Take the 2-minute tour ×
Stack Overflow is a question and answer site for professional and enthusiast programmers. It's 100% free, no registration required.

I got a problem where I want to use template including in Django.

Here is the real example: I got 3 files:

  • home.html (will get the context variable passed from Views)
  • base.html (the skeleton template file)
  • and the header.html (included by base.html).

If I put the code below directly in base.html without including header.html, the {{title}} variable passed from home is correctly called. But if I include the header.html in base.html, the {{title}} variable's value cannot be called.

<title>{% block title %}{% endblock %} | {{ SITE_INFO_TITLE }}</title>

Is there any solution to this problem? Thanks.

share|improve this question
Works for me in the way I understood the question. Can you give minimal examples of the three templates that cause the problem? –  AndiDog Dec 26 '10 at 14:59
Here is the example: the base.html that includes the header.html using {% include "header.html" %}. The header.html contains the code above <title>{% block title %}{% endblock %} | {{ SITE_INFO_TITLE }}</title> for dynamic title generation. The home.html (and other template files for blog and pages) that will pass its title value (eg. context = { 'title': 'Welcome To My Company Homepage', }) via context (set in Views). –  duy Dec 27 '10 at 6:09
I still don't see what the problem is. Why is it {{ SITE_INFO_TITLE }} in the template but 'title' : 'Welcome...' in the rendering context?? –  AndiDog Dec 27 '10 at 10:27
{{SITE_INFO_TITLE}} is a static variable in my Conf Settings (eg. Company XYZ) while the 'title' variable will be dynamically assigned via Views. Eg. When viewing a post with title "Hello World", the full page title will be: 'Hello World | Company XYZ' –  duy Dec 28 '10 at 3:01

3 Answers 3

up vote 2 down vote accepted

As far as I know blocks and variable are distinct in django. If you want to pass title as a context variable you have to set it using a declaration in base.html such as :

{% include "header.html"%} 

Which in turn contains :

{% block title %} {{title}} {%endblock%}

You can also set it in home like this.
{% block title %} Home page {%endblock%} But I also try to set in the template context. Without the title block.

def test_view(ctx):
  xa = { "title":"Sommaire"}
  return render_to_response("test.html",xa)

I think you can also see the with template tag I think it is possible to set a context variable using this tag.

share|improve this answer
Actually putting the snippet {% block title %} {{title}} {%endblock%} above in the child template makes more sense . In my case the previous code should relied in the home.html so the {{title}} variable will be set via context. Am I right? –  duy Dec 27 '10 at 5:51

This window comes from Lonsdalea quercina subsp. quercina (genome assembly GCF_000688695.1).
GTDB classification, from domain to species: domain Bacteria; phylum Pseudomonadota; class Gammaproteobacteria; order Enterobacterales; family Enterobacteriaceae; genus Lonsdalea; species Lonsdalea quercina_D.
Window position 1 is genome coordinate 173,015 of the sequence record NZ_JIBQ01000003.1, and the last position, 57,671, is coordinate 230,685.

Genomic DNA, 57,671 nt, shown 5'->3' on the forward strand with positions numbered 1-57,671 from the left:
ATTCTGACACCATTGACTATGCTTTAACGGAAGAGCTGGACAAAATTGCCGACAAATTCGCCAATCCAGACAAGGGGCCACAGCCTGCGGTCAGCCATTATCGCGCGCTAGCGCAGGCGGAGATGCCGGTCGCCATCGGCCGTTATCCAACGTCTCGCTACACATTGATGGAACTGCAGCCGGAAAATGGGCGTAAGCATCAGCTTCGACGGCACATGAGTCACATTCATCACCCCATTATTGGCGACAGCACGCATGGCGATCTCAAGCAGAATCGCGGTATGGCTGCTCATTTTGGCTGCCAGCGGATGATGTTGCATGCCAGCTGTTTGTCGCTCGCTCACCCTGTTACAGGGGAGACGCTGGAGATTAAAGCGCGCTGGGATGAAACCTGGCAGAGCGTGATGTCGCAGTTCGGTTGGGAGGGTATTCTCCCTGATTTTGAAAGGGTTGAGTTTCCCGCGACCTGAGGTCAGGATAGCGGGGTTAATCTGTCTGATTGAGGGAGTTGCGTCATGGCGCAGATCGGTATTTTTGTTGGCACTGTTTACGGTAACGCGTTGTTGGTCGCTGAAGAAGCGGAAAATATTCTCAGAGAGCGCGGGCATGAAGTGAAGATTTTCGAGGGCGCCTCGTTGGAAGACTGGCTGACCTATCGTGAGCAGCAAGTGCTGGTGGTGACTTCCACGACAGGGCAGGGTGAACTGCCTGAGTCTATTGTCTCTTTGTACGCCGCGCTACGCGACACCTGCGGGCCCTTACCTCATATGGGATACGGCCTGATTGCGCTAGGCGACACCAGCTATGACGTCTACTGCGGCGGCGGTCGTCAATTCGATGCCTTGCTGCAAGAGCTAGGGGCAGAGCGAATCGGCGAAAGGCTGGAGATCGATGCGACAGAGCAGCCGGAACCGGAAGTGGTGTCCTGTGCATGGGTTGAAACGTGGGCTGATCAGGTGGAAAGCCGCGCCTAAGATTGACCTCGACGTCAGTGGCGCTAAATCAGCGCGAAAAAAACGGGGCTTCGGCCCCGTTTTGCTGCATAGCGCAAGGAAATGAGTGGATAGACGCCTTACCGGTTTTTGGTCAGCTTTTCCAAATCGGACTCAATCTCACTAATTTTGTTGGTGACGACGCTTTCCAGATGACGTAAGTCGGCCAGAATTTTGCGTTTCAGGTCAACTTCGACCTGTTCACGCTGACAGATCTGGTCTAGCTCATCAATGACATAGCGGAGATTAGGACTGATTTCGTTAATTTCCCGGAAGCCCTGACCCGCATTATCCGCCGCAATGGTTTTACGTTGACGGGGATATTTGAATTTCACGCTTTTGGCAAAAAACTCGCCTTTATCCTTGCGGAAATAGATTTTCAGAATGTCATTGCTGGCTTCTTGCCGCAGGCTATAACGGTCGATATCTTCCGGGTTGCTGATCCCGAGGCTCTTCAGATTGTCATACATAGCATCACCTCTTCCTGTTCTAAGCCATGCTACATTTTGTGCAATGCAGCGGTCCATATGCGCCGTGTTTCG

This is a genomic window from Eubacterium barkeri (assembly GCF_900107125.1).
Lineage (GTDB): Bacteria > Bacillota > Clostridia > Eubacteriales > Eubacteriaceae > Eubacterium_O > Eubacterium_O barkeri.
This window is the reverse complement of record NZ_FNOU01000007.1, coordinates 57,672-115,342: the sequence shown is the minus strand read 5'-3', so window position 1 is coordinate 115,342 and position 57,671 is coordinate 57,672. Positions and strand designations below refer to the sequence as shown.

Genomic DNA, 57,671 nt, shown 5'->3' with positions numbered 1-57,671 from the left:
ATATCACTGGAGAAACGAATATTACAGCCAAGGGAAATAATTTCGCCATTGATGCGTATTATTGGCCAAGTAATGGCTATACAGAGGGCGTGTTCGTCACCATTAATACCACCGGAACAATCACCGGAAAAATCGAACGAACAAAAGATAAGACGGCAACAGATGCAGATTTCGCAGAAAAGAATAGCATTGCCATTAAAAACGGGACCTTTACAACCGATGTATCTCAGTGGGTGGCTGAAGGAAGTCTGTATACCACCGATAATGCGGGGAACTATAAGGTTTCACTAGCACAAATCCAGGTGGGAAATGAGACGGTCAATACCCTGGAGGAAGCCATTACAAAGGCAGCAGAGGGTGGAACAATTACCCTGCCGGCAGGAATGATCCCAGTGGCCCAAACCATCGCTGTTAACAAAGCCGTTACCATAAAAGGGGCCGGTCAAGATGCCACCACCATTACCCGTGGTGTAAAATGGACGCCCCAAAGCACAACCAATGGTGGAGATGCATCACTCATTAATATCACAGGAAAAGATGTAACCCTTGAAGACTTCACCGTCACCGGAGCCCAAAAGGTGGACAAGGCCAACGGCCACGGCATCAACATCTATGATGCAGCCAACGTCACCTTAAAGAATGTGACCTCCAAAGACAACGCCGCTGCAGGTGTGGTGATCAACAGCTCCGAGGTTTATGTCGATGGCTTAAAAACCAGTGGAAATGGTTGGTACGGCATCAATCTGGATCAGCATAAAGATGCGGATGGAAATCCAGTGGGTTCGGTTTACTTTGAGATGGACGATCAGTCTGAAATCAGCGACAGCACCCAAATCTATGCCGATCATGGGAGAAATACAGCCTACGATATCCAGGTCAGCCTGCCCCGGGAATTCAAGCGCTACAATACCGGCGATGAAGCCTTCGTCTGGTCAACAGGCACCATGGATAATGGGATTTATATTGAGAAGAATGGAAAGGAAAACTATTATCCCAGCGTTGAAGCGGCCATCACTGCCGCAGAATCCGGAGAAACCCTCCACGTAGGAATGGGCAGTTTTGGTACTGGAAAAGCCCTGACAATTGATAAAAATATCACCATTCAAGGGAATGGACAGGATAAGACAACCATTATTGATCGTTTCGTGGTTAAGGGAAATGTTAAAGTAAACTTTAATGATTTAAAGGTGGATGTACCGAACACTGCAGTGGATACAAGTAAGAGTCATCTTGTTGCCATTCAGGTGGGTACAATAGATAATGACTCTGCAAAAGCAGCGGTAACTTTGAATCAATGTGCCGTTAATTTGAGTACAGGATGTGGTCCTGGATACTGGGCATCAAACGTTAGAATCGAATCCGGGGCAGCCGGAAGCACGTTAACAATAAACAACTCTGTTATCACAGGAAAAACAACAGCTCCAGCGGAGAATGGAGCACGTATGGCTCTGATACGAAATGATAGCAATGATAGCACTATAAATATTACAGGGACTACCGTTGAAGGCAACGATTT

@duy it depends of what you want. Actually my base.html templates are more complex than the leafs one, maybe the title snippet place is in header.html in your case. –  VGE Dec 27 '10 at 10:00
Yes, you're right as I also think the same. The problem is when we pass context variable to an included template (child template) it cannot be assigned. Maybe it is a logical problem. –  duy Dec 28 '10 at 3:02
I try what you say on a django 1.2.3 and it works fine ! –  VGE Dec 28 '10 at 16:18

You can use Inclusion Tags to render an additional template from within a Django template. You can additionally pass the 'child' template context from the 'parent' template.

It's a little involved for your use case but it solves your problem. I tend to use it when I'm looping a list to render each item with a custom template. I can then reuse that template elsewhere without duplicating the markup if I need to render another item of the same type.

share|improve this answer
hum... If it does solve my problem, I doubt if the Inclusion Tags could be more dynamic so my page title is generated differently in case of a blog where the Page Title of each Post are different (post.title is passed to the {{title}} variable)? And the Inclusion Tags seems to be tied to Models (the tag need to be defined in Model's class) so If I want to use it in a non-model context (like homepage's title - that only involve a view and a template) I don't know if it could help. Btw, I'm learning the Inclusion Tags via your link. Thank you. –  duy Dec 27 '10 at 6:08

Could you just pass in a variable within the {% include %} tag? It's documented here: https://docs.djangoproject.com/en/1.5/ref/templates/builtins/#include

{% include "name_snippet.html" with person="Jane" greeting="Hello" %}
share|improve this answer

Your Answer


By posting your answer, you agree to the privacy policy and terms of service.

Not the answer you're looking for? Browse other questions tagged or ask your own question.